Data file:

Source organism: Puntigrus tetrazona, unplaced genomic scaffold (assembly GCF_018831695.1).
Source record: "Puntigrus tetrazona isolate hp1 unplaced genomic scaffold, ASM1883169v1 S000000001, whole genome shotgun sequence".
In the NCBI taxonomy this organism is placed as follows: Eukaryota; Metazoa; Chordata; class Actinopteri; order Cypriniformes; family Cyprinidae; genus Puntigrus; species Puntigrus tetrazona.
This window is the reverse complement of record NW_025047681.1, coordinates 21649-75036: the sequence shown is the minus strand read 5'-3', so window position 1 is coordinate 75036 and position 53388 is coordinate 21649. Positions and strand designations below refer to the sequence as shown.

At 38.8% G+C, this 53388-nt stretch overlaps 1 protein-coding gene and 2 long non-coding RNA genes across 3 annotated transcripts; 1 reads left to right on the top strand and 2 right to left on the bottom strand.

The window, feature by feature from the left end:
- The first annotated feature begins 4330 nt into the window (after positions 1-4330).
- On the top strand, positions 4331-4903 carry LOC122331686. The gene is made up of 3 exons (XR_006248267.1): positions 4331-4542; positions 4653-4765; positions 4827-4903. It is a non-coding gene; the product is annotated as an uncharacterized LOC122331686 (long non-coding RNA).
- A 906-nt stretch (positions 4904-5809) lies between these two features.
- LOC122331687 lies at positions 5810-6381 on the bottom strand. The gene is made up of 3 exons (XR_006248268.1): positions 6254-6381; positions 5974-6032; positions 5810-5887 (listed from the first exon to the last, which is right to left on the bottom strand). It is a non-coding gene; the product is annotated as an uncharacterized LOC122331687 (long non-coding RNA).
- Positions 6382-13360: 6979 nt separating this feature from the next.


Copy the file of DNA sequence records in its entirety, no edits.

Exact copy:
Source organism: Puntigrus tetrazona, unplaced genomic scaffold (assembly GCF_018831695.1).
Source record: "Puntigrus tetrazona isolate hp1 unplaced genomic scaffold, ASM1883169v1 S000000001, whole genome shotgun sequence".
In the NCBI taxonomy this organism is placed as follows: Eukaryota; Metazoa; Chordata; class Actinopteri; order Cypriniformes; family Cyprinidae; genus Puntigrus; species Puntigrus tetrazona.
This window is the reverse complement of record NW_025047681.1, coordinates 21649-75036: the sequence shown is the minus strand read 5'-3', so window position 1 is coordinate 75036 and position 53388 is coordinate 21649. Positions and strand designations below refer to the sequence as shown.

At 38.8% G+C, this 53388-nt stretch overlaps 1 protein-coding gene and 2 long non-coding RNA genes across 3 annotated transcripts; 1 reads left to right on the top strand and 2 right to left on the bottom strand.

The window, feature by feature from the left end:
- The first annotated feature begins 4330 nt into the window (after positions 1-4330).
- On the top strand, positions 4331-4903 carry LOC122331686. The gene is made up of 3 exons (XR_006248267.1): positions 4331-4542; positions 4653-4765; positions 4827-4903. It is a non-coding gene; the product is annotated as an uncharacterized LOC122331686 (long non-coding RNA).
- A 906-nt stretch (positions 4904-5809) lies between these two features.
- LOC122331687 lies at positions 5810-6381 on the bottom strand. The gene is made up of 3 exons (XR_006248268.1): positions 6254-6381; positions 5974-6032; positions 5810-5887 (listed from the first exon to the last, which is right to left on the bottom strand). It is a non-coding gene; the product is annotated as an uncharacterized LOC122331687 (long non-coding RNA).
- Positions 6382-13360: 6979 nt separating this feature from the next.